6.9/10
2,682
20 user 35 critic
Krimo a 15 years old shy boy falls in love for Lídia who is his classmate.To be able to assume his love for her he decides to take a part in the play that was to be one of his friends.

Writers:

Abdellatif Kechiche (scenario), Ghalia Lacroix (adaptation) | 1 more credit »

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15 wins & 5 nominations. See more awards »

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Cast

Cast overview, first billed only:
Osman Elkharraz Osman Elkharraz ... Krimo
Sara Forestier ... Lydia
Sabrina Ouazani ... Frida
Nanou Benhamou Nanou Benhamou ... Nanou
Hafet Ben-Ahmed Hafet Ben-Ahmed ... Fathi
Aurélie Ganito Aurélie Ganito ... Magalie
Carole Franck Carole Franck ... French Professor
Hajar Hamlili Hajar Hamlili ... Zina
Rachid Hami Rachid Hami ... Rachid
Meriem Serbah Meriem Serbah ... Krimo's Mother (as Meryem Serbah)
Hanane Mazouz Hanane Mazouz ... Hanane
Sylvain Phan Sylvain Phan ... Slam
Olivier Loustau ... Policier
Rosalie Symon Rosalie Symon ... Policier
Patrick Kodjo Topou Patrick Kodjo Topou ... Policier
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Storyline

In the slums of Paris, a group of students - primarily North African and Southeast Asian immigrants - are staging a class production of the Marivaux play "Le Jeu de l'Amour et du Hasard," about the inevitability of class distinctions. Lead actress Lydia (Sara Forestier) takes to the material, encouraging and bullying the other students to take the production seriously. Meanwhile, her friend Krimo (Osman Elkharraz) plays her love interest on stage and harbors real affection as well.

Plot Summary | Plot Synopsis

Plot Keywords:

student | class | friend | immigrant | boy | See All (127) »

Genres:

Comedy | Drama | Romance

Certificate:

See all certifications »

Parents Guide:

View content advisory »
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Details

Country:

France

Language:

French

Release Date:

7 January 2004 (France) See more »

Also Known As:

A Esquiva See more »

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Box Office

Opening Weekend USA:

$3,211, 4 September 2005, Limited Release

Gross USA:

$5,620, 11 September 2005
See more on IMDbPro »

Company Credits

Show more on IMDbPro »

Technical Specs

Sound Mix:

Dolby Digital

Color:

Color

Aspect Ratio:

1.85 : 1
See full technical specs »
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Did You Know?

Trivia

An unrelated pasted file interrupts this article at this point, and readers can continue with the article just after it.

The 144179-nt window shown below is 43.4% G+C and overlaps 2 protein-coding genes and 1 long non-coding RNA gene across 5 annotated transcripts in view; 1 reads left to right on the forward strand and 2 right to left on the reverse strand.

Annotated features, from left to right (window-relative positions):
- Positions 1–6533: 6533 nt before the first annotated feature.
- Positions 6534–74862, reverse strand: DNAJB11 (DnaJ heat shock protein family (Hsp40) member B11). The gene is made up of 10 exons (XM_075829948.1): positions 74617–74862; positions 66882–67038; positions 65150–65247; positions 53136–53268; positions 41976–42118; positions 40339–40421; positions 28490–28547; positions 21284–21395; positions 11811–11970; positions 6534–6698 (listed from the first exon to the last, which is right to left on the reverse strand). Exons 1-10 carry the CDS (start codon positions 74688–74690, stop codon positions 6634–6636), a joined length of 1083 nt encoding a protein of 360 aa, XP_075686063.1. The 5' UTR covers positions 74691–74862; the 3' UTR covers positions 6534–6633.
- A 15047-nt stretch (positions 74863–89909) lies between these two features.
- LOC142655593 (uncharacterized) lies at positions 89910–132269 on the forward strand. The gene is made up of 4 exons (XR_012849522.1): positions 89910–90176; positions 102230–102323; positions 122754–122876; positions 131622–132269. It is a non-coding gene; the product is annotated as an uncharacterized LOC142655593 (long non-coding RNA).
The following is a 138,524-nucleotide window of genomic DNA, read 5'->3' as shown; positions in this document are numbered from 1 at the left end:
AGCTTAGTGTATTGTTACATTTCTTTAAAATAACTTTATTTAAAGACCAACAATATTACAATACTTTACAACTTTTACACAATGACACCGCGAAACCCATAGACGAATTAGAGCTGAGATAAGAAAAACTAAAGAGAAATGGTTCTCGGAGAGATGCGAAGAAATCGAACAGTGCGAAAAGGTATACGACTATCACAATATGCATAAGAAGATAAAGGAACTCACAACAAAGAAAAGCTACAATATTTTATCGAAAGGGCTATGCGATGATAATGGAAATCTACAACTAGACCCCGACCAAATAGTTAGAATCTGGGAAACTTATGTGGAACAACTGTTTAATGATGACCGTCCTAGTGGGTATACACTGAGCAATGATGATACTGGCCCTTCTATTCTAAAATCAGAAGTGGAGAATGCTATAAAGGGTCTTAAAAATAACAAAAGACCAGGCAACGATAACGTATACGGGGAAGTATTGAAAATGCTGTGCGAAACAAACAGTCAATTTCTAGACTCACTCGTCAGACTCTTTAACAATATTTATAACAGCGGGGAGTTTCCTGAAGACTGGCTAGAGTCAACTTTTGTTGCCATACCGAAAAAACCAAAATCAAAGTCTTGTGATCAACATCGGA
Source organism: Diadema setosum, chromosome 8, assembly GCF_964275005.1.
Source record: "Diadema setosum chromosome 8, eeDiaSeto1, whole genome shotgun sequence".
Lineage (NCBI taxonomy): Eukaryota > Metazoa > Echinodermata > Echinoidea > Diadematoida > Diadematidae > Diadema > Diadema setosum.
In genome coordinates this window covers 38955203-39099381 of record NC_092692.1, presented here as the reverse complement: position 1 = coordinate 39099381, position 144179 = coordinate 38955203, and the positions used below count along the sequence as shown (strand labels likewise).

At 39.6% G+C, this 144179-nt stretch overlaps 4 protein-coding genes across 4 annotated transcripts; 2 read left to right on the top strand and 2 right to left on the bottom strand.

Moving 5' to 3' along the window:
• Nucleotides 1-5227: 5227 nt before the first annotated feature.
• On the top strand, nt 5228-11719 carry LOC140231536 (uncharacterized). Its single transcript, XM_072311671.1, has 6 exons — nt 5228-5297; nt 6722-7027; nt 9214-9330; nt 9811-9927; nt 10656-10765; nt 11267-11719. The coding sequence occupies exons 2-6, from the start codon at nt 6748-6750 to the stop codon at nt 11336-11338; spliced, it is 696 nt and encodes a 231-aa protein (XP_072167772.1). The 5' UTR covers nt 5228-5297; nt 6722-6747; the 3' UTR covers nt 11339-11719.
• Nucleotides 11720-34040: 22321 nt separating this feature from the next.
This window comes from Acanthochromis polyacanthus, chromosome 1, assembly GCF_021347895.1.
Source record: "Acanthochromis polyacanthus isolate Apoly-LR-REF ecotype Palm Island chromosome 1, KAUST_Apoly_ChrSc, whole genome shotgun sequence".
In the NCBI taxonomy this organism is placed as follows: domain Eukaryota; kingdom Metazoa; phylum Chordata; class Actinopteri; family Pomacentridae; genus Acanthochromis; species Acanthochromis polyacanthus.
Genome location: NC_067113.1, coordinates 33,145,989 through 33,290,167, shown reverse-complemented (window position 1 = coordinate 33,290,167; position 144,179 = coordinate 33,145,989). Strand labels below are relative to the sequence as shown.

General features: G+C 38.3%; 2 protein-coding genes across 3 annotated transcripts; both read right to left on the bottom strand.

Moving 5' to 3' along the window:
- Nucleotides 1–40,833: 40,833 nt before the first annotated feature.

The movie is dedicated Slaheddine. See more »

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User Reviews

 
Trapped
8 March 2005 | by randolphtacoSee all my reviews

This movie is getting fresh exposure in France thanks to its win at Les Césars, or the "French Oscars" as other countries like to call them. Its success will probably mean that it now gets exposure outside the country, too, and I wonder how successfully.

Though an accurate and contemporary examination of France, the film's world is a foreign one, even to many people living here--the specificity of the setting (the projects, in a "suburb" of Paris), the language (rapid-fire, slangy, "vulgar", and peppered with "verlan", a street language of inverted syllables--the word itself could translate as "wardsback", and how anyone will translate this dialogue I have no idea), and the behavior (mostly arguing--strident, pushy, beautifully repetitive) may not play clearly outside of France. I'm not sure how clearly it plays here, or how willing people are to watch it, especially as it turns the idea of the scary bad French projects somewhat on its ear.

This isn't a criticism of the movie; on the contrary. Kechiche has shot a riveting cross-section of teenagers growing up in social housing, in broken homes and poverty, who lack the tools of expression, and who have adopted the posturing of the wounded (and, in the story, almost entirely absent) adults who raise them, attacking (the movie unfolds at a near-constant level of verbal aggression) and dodging ("esquiver" means "to dodge" or "to evade") one another's attacks with all they can muster.

The film's intensely political side feels almost accidental; in its unfolding, it has great heart, and its actors, who are apparently mostly amateurs from around the shooting location, are outstanding. On the whole, it reminded me a great deal of David Gordon Green's George Washington: a simple love story set against a landscape of poverty, played out frankly and honestly, allowed to unfold at a distinctly un-Hollywoodian rhythm. If Green's film is more beautiful cinematic ally, L'Esquive is more concentrated, more unflinching in its examination of the deep repercussions and violence of economic, social, and familial hardship. Its statement that France is no longer a country of the French-of-French-ancestry, and that its refusal to accept its own transformation does not mean its lost generation accepts its loss, could not be more clearly nor more poignantly made.

Without spoiling or going into detail, there are things about the plot that are implausible, things that probably hurt the film overall, but watching this movie for plot is like watching Ocean's Eleven for social insight. This is a positive study of character in a bad situation, of a stratum of society rarely filmed and still more rarely treated as fairly as it is offered up here, beautifully and eloquently.


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